[IPAC-List] Testing Education

Jeff Feuquay jfeuquay at gmail.com
Mon Nov 23 00:45:28 EST 2009

Mark, Thank you for continuing to remind us we operate in real time
and real life, regardless of how many SPSS or SAS runs went before any
particular public impact we have. It is sobering the effect our niche
has on lives. J

Jeff Feuquay, Psychologist-Attorney
Special Counsel to Russell, Brown & Breckenridge LLC
and CPS Supernumerary
PO Drawer J
Nevada, Mo 64772
Phone: 417.549.0997

Sent from iPhone.

On Nov 22, 2009, at 8:39 PM, "Mark Hammer" <Mark.Hammer at psc-cfp.gc.ca>

> It's not so much educated about tests, as much as educated about

> testing

> process, sometimes. As for "by whom?", slipping a useful phrase or

> two

> into the test administrators instruction sheet and script couldn't

> hurt.


> We're in a rut when it comes to test instructions and the scripts we

> hand

> administrators. We need to get out of it. Testees need to be able

> to think

> of us as being on their side, not merely another instance of the

> teacher

> they remember who took immense pride in failing everyone.


> Our job is to help employers and candidates find a match. People

> deserve

> to be in jobs where they thrive, employers deserve to hire people

> who will

> be terrific AND happy in the job, and tests are in service of that.

> Call me a

> hopeless idealist, but that message needs to get out there more often.


> And not just in the employment context but in the education context

> too.

> The goal of any test I might apply in a class is to find out if what

> I'm trying

> to get across to students is making it through, and for students to

> confirm

> for themselves that their subjective impression of learning is

> substantiated

> by objective evidence.


> If a test is "biased", it is telling you you're not good enough when

> possibly

> you are. If a test is inaccurate, it is telling you that there are

> things you

> can do that maybe you can't, or that you can't do things that maybe

> you

> can. When it comes to the resentment and paranoia many people have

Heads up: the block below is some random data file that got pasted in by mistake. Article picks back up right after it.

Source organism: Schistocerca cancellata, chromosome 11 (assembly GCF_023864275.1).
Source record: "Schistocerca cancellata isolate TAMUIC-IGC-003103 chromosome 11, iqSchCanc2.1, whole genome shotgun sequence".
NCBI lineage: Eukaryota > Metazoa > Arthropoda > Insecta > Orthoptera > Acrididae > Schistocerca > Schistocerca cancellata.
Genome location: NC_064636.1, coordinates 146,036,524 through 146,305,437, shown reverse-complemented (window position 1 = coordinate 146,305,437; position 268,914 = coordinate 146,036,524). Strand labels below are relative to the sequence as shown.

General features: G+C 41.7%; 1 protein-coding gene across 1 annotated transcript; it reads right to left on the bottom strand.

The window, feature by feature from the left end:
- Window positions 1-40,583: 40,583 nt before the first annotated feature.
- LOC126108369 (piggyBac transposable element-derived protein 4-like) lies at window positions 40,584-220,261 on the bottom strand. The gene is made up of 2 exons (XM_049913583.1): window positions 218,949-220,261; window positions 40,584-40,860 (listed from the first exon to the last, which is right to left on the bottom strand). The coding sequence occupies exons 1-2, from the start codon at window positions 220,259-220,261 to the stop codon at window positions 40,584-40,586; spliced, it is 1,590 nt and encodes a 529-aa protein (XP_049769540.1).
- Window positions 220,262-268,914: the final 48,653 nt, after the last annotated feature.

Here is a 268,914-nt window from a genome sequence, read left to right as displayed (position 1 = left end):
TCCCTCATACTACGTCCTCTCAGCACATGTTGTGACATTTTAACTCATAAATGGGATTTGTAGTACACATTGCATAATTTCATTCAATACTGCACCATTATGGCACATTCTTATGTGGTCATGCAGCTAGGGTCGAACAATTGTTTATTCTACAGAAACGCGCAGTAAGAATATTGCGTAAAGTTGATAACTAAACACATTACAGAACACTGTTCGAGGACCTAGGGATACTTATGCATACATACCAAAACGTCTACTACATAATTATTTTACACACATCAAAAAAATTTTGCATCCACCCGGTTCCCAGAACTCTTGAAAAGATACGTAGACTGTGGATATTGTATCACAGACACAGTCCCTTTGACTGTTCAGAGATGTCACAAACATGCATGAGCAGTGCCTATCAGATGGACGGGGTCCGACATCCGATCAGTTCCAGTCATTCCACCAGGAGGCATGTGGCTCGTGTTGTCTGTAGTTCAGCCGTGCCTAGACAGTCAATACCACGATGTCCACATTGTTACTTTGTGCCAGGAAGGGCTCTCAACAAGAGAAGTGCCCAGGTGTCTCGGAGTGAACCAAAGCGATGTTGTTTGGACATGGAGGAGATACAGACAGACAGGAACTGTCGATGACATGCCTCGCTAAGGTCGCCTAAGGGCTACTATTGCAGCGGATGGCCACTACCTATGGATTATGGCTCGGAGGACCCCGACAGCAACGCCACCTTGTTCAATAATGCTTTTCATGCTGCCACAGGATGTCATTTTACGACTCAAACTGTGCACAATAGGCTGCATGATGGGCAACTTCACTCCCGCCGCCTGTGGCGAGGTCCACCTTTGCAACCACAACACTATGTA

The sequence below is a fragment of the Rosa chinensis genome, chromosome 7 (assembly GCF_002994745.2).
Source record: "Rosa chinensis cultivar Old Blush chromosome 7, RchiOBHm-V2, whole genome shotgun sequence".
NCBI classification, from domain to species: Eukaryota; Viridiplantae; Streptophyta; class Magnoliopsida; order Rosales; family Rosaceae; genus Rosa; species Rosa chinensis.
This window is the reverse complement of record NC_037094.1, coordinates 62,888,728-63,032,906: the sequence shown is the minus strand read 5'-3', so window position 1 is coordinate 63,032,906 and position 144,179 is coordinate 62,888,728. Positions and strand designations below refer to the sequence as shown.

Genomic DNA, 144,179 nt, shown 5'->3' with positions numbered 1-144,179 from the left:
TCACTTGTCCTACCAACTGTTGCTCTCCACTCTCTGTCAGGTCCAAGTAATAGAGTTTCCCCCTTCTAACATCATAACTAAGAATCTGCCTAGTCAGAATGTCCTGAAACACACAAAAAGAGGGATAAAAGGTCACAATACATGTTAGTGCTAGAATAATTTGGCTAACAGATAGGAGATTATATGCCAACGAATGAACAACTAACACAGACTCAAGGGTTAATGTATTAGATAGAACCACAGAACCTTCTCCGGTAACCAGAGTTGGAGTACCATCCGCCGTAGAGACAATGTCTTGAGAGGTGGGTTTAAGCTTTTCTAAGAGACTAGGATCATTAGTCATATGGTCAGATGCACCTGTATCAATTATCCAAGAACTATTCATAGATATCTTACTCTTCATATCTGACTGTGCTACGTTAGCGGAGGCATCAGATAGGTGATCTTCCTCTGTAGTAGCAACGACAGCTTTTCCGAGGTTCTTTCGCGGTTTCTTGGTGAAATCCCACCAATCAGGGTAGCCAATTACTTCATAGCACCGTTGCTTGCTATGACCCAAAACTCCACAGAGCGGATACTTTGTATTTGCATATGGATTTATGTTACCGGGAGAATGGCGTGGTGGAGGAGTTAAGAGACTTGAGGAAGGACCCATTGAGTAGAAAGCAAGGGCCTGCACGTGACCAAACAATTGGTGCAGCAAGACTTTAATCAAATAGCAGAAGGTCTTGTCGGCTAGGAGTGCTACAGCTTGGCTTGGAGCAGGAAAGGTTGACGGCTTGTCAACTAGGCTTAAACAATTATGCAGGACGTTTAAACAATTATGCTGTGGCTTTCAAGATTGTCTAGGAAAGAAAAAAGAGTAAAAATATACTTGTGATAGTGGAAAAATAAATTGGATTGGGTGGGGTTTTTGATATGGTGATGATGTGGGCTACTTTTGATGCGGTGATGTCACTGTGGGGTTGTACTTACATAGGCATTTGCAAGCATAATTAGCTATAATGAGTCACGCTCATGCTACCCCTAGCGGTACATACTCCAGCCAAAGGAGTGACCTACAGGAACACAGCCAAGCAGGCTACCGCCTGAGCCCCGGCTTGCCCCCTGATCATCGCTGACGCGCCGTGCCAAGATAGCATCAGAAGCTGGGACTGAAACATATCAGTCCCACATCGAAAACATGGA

> about tests, they arrive at that view because they think purely in

> terms

> of "bias", and rarely in terms of the value to themselves of an

> accurate

> assessment. Maybe if we broached the whole topic in terms of

> achieving

> a win-win match, instead of pitching tests as if they are intended

> to keep

> out the riff-riff, we'd meet with less hostility in a less

> adversarial arena.


> Mark


>>>> "Dennis Doverspike " <dd1 at uakron.edu> 11/22/09 11:43 AM >>>

> Educated - by whom? One of my great fears regarding testing, is that

> the

> problem is getting worse rather than better. Due to standardized

> testing

> pressures in the schools, from 1st grade on, or even before, school

> children

> are now being taught by their teachers that tests are bad, unfair,

> do not

> assess knowledge, and are otherwise full of testing tricks. The

> situation

> does not get better when students get to college, in Introduction to

> Psychology classes, students are taught about the evils of testing

> including

> the inherent biases against most cultures. The government can point

> to SIOP

> members and argue that there is no consensus that ability tests are

> really

> valid and free of bias, even if one could argue there is as much

> consensus

> as there is in the medical community regarding drugs or surgeries.


> My esteemed colleague Winfred Arthur often asks the question as to

> whether

> if a test could be 100% accurate, would people want to use it or see

> the

> result? I fear we know how most people would answer that question.


> We have met the enemy - and it is testing.


> Of course, this problem is not limited to psychological tests for

> employment

> purposes. People often cheat or fake on clinical psychology tests,

> usually

> to fake bad rather than good (and see for example the huge controversy

> recently over the release of the Rorschach ok Wikipedia). People

> cheat on

> drug tests. People cheat on medical exams.


> And believe it or not, I am an optimist regarding human nature.


> Dennis Doverspike


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